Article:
Why Containers Are Sweet Targets for Ransomware Attacks
Ransomware and other attacks are becoming increasingly common, as black hats discover how cloud native and other newer platforms can serve as softish targets. With the recently revealed Docker runtime exploit as an example of what can go terribly wrong, the pressure is obviously on security providers to stay ahead of the game — but finding the right solution for this new world of computer protection can mean the difference between a thriving architecture, or in the worst case, a complete shutdown of an organization’s operations.
What to look for in the way of security solutions for cloud native, as well as serverless and more mature platforms were the main subjects in this episode of The New Stack Makers podcast with Neil Carpenter, a solutions architect for Twistlock, hosted by Alex Williams, founder and editor-in-chief of The New Stack.
The obvious and sometimes overlooked assumption is attackers will seek the easiest targets. Previously, Carpenter described how desktops were especially vulnerable ransomware targets before moving into some server environments, culminating in especially nefarious attacks in the healthcare and education sectors in 2016 and 2017.
“This was a way to monetize these attacks,” Carpenter said.
Still, ransomware attacks are challenging to orchestrate. Carpenter described how an attacker’s attempt to run malware on a desktop, for example, in order to encrypts all of the documents and data until the victim buys pays a ransom in Bitcoin or another cryptocurrency.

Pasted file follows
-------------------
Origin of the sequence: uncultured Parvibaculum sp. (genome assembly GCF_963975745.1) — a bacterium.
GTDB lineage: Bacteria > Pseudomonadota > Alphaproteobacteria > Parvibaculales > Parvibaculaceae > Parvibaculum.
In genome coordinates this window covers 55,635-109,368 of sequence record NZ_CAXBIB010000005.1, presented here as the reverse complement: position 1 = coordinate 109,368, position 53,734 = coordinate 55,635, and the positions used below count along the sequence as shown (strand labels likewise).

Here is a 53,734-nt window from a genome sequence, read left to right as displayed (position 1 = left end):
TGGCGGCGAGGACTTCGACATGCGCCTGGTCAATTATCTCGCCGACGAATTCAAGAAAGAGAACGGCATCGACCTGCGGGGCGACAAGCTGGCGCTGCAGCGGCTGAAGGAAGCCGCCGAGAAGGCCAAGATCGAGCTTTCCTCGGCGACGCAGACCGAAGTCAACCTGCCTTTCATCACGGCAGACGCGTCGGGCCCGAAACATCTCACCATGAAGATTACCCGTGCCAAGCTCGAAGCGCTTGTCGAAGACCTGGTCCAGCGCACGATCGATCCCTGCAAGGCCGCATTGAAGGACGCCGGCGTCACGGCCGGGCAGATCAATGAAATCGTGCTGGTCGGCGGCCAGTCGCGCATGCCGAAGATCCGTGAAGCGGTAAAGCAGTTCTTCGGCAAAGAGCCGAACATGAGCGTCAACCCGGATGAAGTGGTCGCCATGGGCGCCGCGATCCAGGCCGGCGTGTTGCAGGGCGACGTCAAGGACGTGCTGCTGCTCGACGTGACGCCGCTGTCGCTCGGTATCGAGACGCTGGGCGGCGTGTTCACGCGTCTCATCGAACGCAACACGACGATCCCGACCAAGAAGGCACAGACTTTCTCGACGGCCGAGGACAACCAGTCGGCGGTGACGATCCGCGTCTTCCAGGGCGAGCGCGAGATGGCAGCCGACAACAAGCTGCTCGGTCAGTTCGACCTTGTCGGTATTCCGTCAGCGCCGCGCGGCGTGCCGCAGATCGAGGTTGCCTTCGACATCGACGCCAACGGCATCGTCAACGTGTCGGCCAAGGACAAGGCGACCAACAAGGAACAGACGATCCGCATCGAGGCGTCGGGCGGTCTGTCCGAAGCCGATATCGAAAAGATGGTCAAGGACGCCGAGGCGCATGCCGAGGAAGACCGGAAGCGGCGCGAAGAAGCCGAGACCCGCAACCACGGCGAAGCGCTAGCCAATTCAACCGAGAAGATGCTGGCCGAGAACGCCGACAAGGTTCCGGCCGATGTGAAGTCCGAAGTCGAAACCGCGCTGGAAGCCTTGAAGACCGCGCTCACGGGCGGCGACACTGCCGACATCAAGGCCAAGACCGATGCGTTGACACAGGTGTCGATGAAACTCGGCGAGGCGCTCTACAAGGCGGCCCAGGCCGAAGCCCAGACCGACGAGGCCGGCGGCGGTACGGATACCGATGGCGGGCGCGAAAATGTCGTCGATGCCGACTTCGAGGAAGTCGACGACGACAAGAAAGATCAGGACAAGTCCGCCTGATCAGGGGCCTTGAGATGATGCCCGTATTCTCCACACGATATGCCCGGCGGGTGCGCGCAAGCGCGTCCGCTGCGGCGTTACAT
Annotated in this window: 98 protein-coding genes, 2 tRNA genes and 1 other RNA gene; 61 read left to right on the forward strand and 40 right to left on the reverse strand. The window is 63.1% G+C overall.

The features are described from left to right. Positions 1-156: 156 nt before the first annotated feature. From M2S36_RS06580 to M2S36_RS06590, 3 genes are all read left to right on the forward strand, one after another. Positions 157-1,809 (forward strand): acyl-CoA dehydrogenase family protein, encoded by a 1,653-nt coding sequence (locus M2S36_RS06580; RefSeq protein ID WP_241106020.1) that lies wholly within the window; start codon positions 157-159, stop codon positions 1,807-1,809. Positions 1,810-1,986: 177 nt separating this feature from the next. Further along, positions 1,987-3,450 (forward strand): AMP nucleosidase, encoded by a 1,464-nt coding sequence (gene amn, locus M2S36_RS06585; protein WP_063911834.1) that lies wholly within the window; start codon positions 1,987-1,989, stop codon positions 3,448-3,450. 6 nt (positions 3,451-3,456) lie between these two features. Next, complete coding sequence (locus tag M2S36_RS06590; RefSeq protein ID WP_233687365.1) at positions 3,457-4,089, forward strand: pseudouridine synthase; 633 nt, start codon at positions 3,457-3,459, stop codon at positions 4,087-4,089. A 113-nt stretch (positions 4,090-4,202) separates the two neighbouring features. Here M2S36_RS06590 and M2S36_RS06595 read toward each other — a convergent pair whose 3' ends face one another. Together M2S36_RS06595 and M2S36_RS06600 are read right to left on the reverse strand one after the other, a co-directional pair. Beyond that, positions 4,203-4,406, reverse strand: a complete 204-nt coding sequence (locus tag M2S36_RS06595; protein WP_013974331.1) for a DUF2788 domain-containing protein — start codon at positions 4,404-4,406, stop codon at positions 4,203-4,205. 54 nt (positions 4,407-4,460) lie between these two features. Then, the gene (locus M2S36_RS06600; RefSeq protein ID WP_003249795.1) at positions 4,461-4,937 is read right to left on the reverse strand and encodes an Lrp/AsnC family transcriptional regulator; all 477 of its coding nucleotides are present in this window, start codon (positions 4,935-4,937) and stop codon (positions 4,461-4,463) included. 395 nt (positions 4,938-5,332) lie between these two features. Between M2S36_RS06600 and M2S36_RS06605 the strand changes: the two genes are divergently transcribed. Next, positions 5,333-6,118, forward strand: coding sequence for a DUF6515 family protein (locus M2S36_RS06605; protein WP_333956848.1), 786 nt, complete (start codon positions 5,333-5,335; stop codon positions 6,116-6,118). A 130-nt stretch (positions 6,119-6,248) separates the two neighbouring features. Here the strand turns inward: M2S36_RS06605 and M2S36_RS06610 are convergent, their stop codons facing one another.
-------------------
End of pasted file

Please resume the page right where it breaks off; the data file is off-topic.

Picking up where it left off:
But finding a Kubernetes cluster with an unauthenticated endpoint or an unpatched vulnerability on a Docker server accessible with an Internet connection represents a particularly attractive target.
“[As an attacker], I can drop my crypto miner directly on what you’re running and schedule it to run on your Kubernetes cluster and then I don’t have to deal with helping you figure out how to buy Bitcoin and get it to me. I just run my miner and it runs on your CPU and takes up,” Carpenter said. “I think, for an attacker, it’s elegant, (which is probably not really the word I’m looking for), but it’s simple and a lot simpler than the other approaches that they had to monetize that sort of attack.”
With Twistlock’s Runtime Application Self Protection (RASP) Defender, the idea was to embed security capabilities within applications as opposed to offering external — and more unwieldy and less-effective — protection for Kubernetes and containers running in cloud-native environments, as well as for serverless and other platforms, Carpenter said.
“So, the idea is we’re taking those protections and instead running them on these hosts that you own, since we’re baking them into the application itself and into the code that you are deploying, so that wherever that runs, it gets that same level of protection and visibility,” Carpenter said. “You can automate this into your pipeline as you deploy it and then protect those workloads.”
The idea is to limit the extent to which your developers have to manage to embed this into the code itself, Carpenter said.
“So, instead, this is conceptually a wrapper around the things that they’re deploying instead of having to really change your development processes and change the approach that you’re taking,” Carpenter said. “What we’re doing is giving you the tools to wrap these things with the RASP Defender and then deploy them in random wherever they go.”
In this Edition:
1:09: What is RASP Defender.
6:17: How you use RASP Defender as a wrapper for a Fargate task
10:43: Think about this differently with different cloud services.
12:22: Deploying containers in more distributed environments?
14:25: Some tips.
18:21: How to think about RASP Defender.